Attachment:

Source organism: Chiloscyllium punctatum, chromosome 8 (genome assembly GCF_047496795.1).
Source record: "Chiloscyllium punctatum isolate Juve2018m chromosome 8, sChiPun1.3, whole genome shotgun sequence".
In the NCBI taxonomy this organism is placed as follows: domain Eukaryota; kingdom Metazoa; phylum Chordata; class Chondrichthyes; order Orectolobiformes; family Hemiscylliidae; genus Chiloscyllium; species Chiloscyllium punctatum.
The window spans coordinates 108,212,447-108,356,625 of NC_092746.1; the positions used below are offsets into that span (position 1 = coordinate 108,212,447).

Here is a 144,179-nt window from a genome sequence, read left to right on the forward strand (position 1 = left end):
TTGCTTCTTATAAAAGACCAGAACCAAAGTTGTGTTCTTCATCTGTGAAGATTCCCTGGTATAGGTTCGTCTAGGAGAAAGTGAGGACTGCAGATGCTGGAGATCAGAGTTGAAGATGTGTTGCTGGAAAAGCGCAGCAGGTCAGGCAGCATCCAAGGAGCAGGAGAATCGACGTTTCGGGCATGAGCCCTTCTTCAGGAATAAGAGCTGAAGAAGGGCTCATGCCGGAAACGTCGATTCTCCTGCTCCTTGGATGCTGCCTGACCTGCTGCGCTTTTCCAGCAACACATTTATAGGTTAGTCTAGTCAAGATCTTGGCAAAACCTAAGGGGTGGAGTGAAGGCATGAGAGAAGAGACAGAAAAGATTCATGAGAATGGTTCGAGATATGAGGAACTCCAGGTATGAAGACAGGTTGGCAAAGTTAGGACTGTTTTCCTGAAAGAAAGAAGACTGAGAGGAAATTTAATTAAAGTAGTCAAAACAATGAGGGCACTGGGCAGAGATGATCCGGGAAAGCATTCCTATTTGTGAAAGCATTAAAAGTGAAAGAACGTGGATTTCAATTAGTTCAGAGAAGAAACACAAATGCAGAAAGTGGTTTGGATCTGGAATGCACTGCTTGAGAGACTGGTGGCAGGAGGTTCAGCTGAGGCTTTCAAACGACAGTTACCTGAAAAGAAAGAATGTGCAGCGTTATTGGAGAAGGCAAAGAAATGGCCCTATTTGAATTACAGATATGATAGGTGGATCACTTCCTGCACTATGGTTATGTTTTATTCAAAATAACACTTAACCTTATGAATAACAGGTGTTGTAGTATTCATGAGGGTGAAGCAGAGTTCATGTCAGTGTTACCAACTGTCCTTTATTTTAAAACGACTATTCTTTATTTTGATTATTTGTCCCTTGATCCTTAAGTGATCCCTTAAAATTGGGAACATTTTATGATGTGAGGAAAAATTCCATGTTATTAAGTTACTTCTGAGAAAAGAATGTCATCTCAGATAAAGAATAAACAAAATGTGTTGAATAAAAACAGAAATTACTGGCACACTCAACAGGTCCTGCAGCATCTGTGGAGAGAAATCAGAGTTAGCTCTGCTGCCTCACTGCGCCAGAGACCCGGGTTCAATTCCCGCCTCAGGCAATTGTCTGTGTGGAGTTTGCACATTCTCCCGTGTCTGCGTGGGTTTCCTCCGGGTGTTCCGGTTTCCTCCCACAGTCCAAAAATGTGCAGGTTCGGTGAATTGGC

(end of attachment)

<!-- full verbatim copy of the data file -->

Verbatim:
Source organism: Chiloscyllium punctatum, chromosome 8 (genome assembly GCF_047496795.1).
Source record: "Chiloscyllium punctatum isolate Juve2018m chromosome 8, sChiPun1.3, whole genome shotgun sequence".
In the NCBI taxonomy this organism is placed as follows: domain Eukaryota; kingdom Metazoa; phylum Chordata; class Chondrichthyes; order Orectolobiformes; family Hemiscylliidae; genus Chiloscyllium; species Chiloscyllium punctatum.
The window spans coordinates 108,212,447-108,356,625 of NC_092746.1; the positions used below are offsets into that span (position 1 = coordinate 108,212,447).

Here is a 144,179-nt window from a genome sequence, read left to right on the forward strand (position 1 = left end):
TTGCTTCTTATAAAAGACCAGAACCAAAGTTGTGTTCTTCATCTGTGAAGATTCCCTGGTATAGGTTCGTCTAGGAGAAAGTGAGGACTGCAGATGCTGGAGATCAGAGTTGAAGATGTGTTGCTGGAAAAGCGCAGCAGGTCAGGCAGCATCCAAGGAGCAGGAGAATCGACGTTTCGGGCATGAGCCCTTCTTCAGGAATAAGAGCTGAAGAAGGGCTCATGCCGGAAACGTCGATTCTCCTGCTCCTTGGATGCTGCCTGACCTGCTGCGCTTTTCCAGCAACACATTTATAGGTTAGTCTAGTCAAGATCTTGGCAAAACCTAAGGGGTGGAGTGAAGGCATGAGAGAAGAGACAGAAAAGATTCATGAGAATGGTTCGAGATATGAGGAACTCCAGGTATGAAGACAGGTTGGCAAAGTTAGGACTGTTTTCCTGAAAGAAAGAAGACTGAGAGGAAATTTAATTAAAGTAGTCAAAACAATGAGGGCACTGGGCAGAGATGATCCGGGAAAGCATTCCTATTTGTGAAAGCATTAAAAGTGAAAGAACGTGGATTTCAATTAGTTCAGAGAAGAAACACAAATGCAGAAAGTGGTTTGGATCTGGAATGCACTGCTTGAGAGACTGGTGGCAGGAGGTTCAGCTGAGGCTTTCAAACGACAGTTACCTGAAAAGAAAGAATGTGCAGCGTTATTGGAGAAGGCAAAGAAATGGCCCTATTTGAATTACAGATATGATAGGTGGATCACTTCCTGCACTATGGTTATGTTTTATTCAAAATAACACTTAACCTTATGAATAACAGGTGTTGTAGTATTCATGAGGGTGAAGCAGAGTTCATGTCAGTGTTACCAACTGTCCTTTATTTTAAAACGACTATTCTTTATTTTGATTATTTGTCCCTTGATCCTTAAGTGATCCCTTAAAATTGGGAACATTTTATGATGTGAGGAAAAATTCCATGTTATTAAGTTACTTCTGAGAAAAGAATGTCATCTCAGATAAAGAATAAACAAAATGTGTTGAATAAAAACAGAAATTACTGGCACACTCAACAGGTCCTGCAGCATCTGTGGAGAGAAATCAGAGTTAGCTCTGCTGCCTCACTGCGCCAGAGACCCGGGTTCAATTCCCGCCTCAGGCAATTGTCTGTGTGGAGTTTGCACATTCTCCCGTGTCTGCGTGGGTTTCCTCCGGGTGTTCCGGTTTCCTCCCACAGTCCAAAAATGTGCAGGTTCGGTGAATTGGC